Disabilities and Equitable Outcomes: A Shared Responsibility

As an instructor, I often find myself recording initial intake information that reveals disclosure of learning disabilities. It's usually the first document our program requires for student enrollment. Hopefully, an instructor will be completing that paperwork with them because we are valuable partners in their educational efforts moving forward. We know to dig a little deeper if the answer is affirmative, for the student's benefit and ours. Self-disclosure is important.  An instructor's attention to a learning disability disclosure is vital.

Adult education program participants usually arrive carrying a burden of academic failure that is embarrassing at best and debilitating at worst. Learning disabilities frequently go hand in hand with poor outcomes. So, I was glad to read the lengthy, detailed information your professional development included about self-disclosure, a component of three student responsibilities toward assessing accommodations. Our professional response to their disability information will provide an opportunity for us to partner in achieving successful outcomes. Accomplishing that mutual goal depends on our skills and knowledge related to many things: understanding learning disabilities, maintaining student engagement, navigating the acquisition of appropriate accommodations, preparing lessons using guidelines such as those Universal Design promotes, and providing an equitable learning experience for our LD participants. Learning disabilities are challenging, for us and for our students. Working together, we will succeed.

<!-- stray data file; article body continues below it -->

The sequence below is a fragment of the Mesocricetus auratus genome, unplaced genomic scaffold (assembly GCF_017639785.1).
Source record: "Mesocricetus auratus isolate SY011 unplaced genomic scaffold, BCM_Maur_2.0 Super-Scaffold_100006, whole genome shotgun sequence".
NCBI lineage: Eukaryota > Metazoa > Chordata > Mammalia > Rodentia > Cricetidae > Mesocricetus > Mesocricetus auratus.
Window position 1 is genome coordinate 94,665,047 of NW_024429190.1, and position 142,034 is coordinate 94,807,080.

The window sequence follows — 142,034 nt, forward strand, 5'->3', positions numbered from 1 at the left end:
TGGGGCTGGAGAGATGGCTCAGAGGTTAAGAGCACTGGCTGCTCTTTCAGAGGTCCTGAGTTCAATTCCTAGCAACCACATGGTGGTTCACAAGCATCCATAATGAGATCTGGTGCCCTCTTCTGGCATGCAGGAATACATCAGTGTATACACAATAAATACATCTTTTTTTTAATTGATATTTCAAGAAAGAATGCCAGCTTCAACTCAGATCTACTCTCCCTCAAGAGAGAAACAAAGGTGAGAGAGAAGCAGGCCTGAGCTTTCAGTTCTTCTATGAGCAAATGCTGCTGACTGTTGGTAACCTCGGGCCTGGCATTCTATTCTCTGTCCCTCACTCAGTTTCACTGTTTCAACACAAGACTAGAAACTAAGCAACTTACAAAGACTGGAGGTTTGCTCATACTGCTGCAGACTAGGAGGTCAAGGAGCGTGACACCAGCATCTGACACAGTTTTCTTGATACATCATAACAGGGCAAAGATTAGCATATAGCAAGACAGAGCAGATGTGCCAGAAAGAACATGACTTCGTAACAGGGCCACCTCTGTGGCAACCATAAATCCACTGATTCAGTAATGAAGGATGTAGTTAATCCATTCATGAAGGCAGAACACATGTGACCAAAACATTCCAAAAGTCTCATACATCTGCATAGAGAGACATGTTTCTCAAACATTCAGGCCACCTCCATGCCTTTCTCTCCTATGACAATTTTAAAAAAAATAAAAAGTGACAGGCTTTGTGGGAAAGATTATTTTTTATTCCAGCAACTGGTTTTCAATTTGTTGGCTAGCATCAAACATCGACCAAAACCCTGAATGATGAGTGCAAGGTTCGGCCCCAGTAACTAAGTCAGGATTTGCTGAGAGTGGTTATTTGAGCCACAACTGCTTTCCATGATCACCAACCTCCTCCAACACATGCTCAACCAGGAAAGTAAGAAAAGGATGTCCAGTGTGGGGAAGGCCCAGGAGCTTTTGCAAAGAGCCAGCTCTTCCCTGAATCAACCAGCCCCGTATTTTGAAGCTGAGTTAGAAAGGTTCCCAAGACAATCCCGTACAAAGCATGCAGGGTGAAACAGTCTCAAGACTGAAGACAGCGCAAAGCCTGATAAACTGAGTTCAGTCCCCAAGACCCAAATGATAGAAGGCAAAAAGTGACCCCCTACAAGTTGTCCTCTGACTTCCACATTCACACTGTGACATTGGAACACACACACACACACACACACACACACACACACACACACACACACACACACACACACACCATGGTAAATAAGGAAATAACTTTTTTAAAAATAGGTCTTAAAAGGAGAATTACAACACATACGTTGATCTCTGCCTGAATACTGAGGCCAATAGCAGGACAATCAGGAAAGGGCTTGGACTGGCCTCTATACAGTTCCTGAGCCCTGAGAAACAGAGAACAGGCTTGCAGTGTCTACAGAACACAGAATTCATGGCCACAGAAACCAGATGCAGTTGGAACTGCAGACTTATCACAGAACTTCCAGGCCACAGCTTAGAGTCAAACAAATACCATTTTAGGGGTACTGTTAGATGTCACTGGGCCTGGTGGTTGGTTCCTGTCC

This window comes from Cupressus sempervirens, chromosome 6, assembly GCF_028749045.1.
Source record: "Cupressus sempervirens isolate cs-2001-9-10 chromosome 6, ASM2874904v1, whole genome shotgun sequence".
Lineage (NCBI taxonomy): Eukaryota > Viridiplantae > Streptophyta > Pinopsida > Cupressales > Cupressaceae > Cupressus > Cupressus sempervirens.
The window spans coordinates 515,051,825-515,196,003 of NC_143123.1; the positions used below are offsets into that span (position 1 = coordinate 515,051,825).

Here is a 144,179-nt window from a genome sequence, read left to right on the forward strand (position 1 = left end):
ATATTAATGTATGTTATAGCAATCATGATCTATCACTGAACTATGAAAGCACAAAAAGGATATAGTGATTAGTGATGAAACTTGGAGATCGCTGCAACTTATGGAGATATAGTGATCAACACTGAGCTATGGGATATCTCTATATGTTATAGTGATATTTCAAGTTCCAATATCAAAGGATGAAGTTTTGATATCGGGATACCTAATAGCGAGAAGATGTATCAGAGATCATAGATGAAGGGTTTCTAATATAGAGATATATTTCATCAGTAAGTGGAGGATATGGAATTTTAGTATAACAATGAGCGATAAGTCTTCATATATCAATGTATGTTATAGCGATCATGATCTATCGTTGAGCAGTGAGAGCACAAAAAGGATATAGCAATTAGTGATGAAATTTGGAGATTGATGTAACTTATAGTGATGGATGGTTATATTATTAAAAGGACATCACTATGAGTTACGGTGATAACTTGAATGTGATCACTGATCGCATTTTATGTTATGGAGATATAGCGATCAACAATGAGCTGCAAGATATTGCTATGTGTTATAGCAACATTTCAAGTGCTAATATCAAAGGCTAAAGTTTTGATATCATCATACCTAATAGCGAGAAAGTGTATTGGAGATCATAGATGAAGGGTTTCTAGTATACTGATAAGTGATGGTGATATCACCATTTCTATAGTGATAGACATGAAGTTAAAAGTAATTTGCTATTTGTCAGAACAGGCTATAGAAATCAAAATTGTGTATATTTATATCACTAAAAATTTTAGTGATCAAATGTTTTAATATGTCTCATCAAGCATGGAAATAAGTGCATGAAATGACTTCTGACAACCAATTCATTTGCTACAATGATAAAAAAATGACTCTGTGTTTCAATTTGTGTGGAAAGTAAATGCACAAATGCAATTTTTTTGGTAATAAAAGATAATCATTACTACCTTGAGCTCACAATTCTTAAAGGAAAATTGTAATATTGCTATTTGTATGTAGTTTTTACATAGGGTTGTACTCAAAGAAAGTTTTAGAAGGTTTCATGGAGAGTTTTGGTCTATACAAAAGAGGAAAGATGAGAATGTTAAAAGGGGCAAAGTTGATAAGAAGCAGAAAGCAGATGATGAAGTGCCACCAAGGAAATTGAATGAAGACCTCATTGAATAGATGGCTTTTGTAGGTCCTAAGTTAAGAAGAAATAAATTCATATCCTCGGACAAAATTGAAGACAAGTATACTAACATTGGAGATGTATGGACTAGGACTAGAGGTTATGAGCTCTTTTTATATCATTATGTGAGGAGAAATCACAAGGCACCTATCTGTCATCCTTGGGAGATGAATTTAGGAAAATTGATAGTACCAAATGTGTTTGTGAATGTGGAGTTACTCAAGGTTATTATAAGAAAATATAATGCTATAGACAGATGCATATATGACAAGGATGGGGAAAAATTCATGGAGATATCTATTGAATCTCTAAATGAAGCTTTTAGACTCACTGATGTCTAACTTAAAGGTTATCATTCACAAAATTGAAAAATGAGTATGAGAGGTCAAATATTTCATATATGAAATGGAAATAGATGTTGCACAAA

Hi, Margaret and Others interested in screening for LD -

Thank you for your thoughtful comment on the need to screen for LD in new learners to your program.  I'm wondering if you can tell us more about the 'initial intake information that reveals disclosure of learning disabilities'?  For me, I know that sometimes even just seeing a person's handwriting can suggest different challenges with learning that I've become familiar with after many years working in special education.  What else do you notice in your intake process?

While most adult educators are not also medical doctors or psychologists, we can still do screening for learning disabilities.  What we can't do is formally diagnose them.  That requires the expertise of medical and psychological professionals.  

In addition to the informal screenings we might do as part of our intake process, we can also use normed resources to help provide more quantified data to support a learner accessing a formal evaluation by a qualified professional.  This resource from the LINCS Resource Collection provides a sample of several screeners that you might want to check out.  Of course there are other formalized screening tools that can also be used with learners suspected of having learning disabilities.  What other tools have you used, or heard about?